A cat’s paw pads may turn white because she is suffering from health issues such as anemia, the presence of parasites and dehydration. If your cat is dehydrated, encourage her to drink water but in the case of severe dehydration you have to bring her to the vet.
Anemia is a condition among cats where there is a considerable decrease in the number of red blood cells which carry oxygen to the cells in the body and remove carbon dioxide. Because of this, cats become weak, lethargic and may lose their appetite. They may also have bloody noses, urine and stool.
These are the causes of feline anemia:
- infections – caused by viruses, bacteria and other organisms
- toxins – coming from plants like red maple, food like onions and metals like copper and zinc
- hypophosphatemia – this usually occurs among diabetic cats wherein they have insufficient phosphates in the blood
- bone marrow diseases- such as leukemia which is the second leading cause of death among cats
- nutritional deficiencies – lack of nutrients such as iron, niacin and Vitamin E to manufacture red blood cells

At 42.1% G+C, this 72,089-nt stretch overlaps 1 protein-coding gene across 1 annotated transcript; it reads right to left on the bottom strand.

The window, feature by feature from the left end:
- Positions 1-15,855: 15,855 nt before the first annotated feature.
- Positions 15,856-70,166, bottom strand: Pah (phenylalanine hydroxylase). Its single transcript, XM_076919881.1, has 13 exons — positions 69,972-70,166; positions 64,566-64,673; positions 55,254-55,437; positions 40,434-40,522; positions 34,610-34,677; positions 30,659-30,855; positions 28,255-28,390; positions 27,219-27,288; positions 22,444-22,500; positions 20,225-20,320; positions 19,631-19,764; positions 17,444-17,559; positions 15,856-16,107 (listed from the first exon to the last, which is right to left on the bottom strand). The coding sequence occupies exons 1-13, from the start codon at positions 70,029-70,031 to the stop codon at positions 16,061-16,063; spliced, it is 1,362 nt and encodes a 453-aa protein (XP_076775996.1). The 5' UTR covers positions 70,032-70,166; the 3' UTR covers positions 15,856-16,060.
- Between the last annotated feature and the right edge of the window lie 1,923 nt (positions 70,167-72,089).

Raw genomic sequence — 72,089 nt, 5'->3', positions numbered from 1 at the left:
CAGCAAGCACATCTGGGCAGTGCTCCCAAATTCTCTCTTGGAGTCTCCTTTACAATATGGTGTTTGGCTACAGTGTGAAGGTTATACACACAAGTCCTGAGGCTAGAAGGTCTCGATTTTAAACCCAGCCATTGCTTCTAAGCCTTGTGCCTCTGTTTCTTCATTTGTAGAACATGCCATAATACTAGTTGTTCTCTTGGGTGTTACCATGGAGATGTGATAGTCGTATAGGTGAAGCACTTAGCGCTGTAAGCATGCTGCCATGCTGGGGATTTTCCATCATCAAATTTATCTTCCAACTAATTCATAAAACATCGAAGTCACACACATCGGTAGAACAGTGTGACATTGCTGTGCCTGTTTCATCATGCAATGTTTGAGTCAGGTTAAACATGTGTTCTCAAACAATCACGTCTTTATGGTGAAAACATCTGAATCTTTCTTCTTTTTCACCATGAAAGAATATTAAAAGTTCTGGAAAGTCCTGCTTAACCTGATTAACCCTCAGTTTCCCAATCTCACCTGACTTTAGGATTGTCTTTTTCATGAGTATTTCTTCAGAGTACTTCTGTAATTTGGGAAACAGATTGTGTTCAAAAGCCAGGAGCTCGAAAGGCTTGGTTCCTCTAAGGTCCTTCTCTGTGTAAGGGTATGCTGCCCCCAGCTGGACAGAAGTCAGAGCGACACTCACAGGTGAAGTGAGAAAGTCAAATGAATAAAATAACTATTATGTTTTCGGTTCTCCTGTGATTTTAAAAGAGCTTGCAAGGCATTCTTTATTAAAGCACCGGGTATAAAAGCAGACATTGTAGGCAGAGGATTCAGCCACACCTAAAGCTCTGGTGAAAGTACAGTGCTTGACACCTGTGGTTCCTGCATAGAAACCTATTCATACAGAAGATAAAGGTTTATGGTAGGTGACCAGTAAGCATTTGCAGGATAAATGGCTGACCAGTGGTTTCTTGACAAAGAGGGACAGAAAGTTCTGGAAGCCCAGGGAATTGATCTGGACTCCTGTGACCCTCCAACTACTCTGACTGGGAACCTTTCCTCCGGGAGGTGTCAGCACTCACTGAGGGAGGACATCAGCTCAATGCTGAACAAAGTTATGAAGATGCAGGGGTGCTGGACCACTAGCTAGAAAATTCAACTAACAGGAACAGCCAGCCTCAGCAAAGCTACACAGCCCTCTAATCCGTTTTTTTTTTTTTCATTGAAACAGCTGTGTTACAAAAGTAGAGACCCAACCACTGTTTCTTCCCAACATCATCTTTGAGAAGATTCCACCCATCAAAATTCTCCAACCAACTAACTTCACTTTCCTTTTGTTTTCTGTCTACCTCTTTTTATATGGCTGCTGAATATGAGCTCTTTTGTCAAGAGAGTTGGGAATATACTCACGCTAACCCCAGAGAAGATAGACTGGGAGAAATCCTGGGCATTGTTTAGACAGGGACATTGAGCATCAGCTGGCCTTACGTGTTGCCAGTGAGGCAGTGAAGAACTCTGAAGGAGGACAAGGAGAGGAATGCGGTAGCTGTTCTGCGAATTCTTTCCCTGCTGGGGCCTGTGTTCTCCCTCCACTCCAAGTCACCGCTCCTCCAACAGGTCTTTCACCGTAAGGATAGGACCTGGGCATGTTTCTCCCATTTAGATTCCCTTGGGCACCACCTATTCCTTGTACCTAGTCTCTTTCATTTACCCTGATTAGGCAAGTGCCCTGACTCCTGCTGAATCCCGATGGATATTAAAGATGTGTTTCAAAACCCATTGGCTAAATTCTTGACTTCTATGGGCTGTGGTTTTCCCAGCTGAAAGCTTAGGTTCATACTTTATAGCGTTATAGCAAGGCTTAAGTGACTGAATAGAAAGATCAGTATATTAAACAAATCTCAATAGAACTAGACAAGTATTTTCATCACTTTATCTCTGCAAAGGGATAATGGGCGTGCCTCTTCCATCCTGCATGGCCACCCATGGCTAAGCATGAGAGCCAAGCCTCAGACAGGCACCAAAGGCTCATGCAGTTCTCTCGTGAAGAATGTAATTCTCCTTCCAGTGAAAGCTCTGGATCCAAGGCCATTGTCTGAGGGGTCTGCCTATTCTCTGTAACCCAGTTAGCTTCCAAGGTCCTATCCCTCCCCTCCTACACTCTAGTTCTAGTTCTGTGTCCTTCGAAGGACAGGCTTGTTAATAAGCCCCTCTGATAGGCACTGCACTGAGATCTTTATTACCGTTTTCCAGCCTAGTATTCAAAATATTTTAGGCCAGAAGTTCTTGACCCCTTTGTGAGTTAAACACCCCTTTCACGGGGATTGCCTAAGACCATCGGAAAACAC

Your vet may administer a blood test to determine the severity of anemia and may also help to rule out the presence of parasites which is also a cause of anemia among cats.
Why are cat paw pads turning black?
Cat’s paws may turn to a different color especially when they are older. For instance, cats that were born with pink paw pads may eventually have black paw pads and this is entirely normal. However, if you notice signs of redness, scabbing or scaling, consult your vet as it may indicate health issues.
Certain cat breeds often develop black paw pads in their lifetime. Such breeds include the Bombay and domestic shorthair and longhair breeds that have black fur. Another reason why cat paw pads turn black is the puffy-pad disease as well as other conditions like infections and immune dysfunctions. In such case your cat may have difficulty in walking and may become less active than her usual self and a visit to the vet is in order.
A cat’s paw pads provide important functions to ensure its mobility and fluid movement. The common reasons for the changes in color include anemia, injuries and pododermatitis. If you notice any sudden changes in your cat’s paw pad color, bring her to the vet for the proper diagnosis and treatment.
Image: istockphoto.com / krblokhin